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I was wondering what are the key differences between kenjutsu and kendo?

I know that kendo is considered as an art of fighting where as the kenjutsu is the art of killing, or am I wrong here?

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2 Answers

up vote 9 down vote accepted

Kenjutsu is the skill of using the sword, divided into various styles by ryuha (roughly, "schools"). This can include skills such as drawing (iai) or engaging (battou), as well the disarming of an armed opponent (shinken shirahadome or muto dori). Generally (though certainly not in all cases), kenjutsu is one component of a greater curriculum within a ryuha and is taught as a means to kill an opponent.

Kendo is a martial art with sport-like elements of competition. It originated in the 18th c. with the development of shinai and bogu as training tools for students of kenjutsu, and was changed heavily by the banning of militaristic activities following WWII when, in 1950, it was reintroduced into public life as "Shinai Competition" (shinai kyougi), then in 1952 was again renamed to kendo under the governance of the "All Japan Kendo Federation" (Zen Nihon Kendo Renmei or ZNKR). Modern kendo is much heavier in competition, whereas the origins of the art were a means of practicing the skills of kenjutsu in a safe manner (using shinai [bamboo sword] and bogu [armor]).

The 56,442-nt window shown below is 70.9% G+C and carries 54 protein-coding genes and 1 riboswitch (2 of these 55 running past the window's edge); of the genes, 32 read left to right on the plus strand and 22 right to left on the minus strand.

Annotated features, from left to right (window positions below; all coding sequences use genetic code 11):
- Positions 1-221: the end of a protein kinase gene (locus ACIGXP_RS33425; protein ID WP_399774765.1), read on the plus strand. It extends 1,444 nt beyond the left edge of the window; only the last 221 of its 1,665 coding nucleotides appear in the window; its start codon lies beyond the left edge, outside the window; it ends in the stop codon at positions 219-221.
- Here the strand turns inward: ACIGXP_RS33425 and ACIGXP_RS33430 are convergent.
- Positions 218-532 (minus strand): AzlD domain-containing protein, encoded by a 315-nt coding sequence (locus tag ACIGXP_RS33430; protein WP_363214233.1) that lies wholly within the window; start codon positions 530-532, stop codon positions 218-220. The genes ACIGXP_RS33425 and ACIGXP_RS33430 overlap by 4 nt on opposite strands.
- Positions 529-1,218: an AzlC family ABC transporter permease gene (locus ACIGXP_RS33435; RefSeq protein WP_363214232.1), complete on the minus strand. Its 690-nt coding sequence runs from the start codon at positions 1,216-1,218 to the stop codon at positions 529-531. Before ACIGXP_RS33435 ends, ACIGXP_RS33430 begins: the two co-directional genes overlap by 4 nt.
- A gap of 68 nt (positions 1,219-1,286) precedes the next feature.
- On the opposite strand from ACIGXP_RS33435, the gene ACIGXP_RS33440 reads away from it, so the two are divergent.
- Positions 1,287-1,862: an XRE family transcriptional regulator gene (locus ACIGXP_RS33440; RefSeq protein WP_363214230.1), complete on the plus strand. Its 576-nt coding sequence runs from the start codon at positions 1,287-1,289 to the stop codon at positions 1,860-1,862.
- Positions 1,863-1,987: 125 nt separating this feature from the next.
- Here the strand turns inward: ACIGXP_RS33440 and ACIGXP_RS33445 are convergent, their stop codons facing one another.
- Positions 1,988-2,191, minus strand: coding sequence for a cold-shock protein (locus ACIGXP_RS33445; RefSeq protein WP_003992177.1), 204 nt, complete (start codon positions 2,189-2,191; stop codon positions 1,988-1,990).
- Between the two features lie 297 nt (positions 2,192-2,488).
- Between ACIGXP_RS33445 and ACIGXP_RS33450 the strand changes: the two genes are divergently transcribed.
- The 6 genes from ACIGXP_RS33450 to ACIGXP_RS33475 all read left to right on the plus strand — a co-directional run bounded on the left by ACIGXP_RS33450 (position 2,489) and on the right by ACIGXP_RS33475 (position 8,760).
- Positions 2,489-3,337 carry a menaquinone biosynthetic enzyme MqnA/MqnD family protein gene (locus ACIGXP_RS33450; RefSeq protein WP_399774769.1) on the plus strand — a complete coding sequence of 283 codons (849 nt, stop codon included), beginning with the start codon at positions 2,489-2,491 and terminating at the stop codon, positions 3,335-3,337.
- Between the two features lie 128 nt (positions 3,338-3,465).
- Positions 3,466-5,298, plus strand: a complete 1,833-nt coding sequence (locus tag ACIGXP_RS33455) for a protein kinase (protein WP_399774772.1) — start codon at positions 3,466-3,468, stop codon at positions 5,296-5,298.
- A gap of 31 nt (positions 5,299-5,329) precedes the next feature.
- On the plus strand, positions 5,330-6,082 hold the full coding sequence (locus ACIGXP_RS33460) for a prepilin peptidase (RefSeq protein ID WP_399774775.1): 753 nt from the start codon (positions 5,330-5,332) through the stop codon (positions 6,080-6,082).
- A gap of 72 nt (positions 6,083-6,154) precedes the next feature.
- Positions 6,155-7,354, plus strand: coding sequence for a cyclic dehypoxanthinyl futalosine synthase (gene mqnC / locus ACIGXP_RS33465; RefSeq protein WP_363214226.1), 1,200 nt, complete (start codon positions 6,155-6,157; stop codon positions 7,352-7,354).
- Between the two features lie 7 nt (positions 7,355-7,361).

Kendo has much stronger philosophical ties to Buddhism than kenjutsu on its own. While specific ryuha teaching kenjutsu may have religious or philosophical views, concepts of mushin, fudoshin, and zanshin (all related to the doctrine of Fudo Myo-o) are essential to the practice of Kendo.

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Your question may be answered more generically as thus:

What is the difference between -do and -jutsu? (with the exception of judo and jujutsu)

-Jutsu, grossly, means 'technique'. It means something applicable, practical, extremely concerned with getting results.

-Do, grossly, means 'path'. It has much stronger ties to a lot of other aspects of life, including but not limited to social and spiritual.

As a summary, you may find interesting to note that budo and bujutsu, on wikipedia, refer to the same article - Budo. Here is the key point from this article, related to the difference:

Budo and bujutsu have quite a delicate difference; whereas bujutsu only gives attention to the physical part of fighting (how to best defeat an enemy), budo also gives attention to the mind and how one should develop oneself.

Any further talk would just be expanding on this sentence.

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